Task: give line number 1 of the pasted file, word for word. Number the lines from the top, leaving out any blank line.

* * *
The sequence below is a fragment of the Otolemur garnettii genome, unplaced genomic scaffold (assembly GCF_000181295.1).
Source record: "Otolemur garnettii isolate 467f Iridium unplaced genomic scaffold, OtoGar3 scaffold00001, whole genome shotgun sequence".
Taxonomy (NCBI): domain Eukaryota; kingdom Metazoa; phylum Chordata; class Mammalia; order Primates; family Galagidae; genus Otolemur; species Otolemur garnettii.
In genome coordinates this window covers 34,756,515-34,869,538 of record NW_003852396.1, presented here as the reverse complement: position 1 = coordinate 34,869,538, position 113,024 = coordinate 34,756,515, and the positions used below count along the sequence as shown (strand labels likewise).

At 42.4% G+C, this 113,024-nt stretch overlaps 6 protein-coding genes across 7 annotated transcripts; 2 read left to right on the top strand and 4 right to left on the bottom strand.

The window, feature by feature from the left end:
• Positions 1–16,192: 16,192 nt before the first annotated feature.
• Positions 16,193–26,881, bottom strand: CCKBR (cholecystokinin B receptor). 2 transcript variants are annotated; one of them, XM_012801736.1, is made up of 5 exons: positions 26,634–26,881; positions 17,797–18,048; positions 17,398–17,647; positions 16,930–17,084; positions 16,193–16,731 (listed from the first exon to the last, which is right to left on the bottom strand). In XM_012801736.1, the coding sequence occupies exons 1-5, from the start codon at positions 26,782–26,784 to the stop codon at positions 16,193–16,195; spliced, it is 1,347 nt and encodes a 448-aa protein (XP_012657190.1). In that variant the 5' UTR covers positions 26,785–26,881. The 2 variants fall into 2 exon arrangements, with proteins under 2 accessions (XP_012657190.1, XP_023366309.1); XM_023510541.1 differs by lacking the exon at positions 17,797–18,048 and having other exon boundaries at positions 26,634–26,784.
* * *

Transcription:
The sequence below is a fragment of the Otolemur garnettii genome, unplaced genomic scaffold (assembly GCF_000181295.1).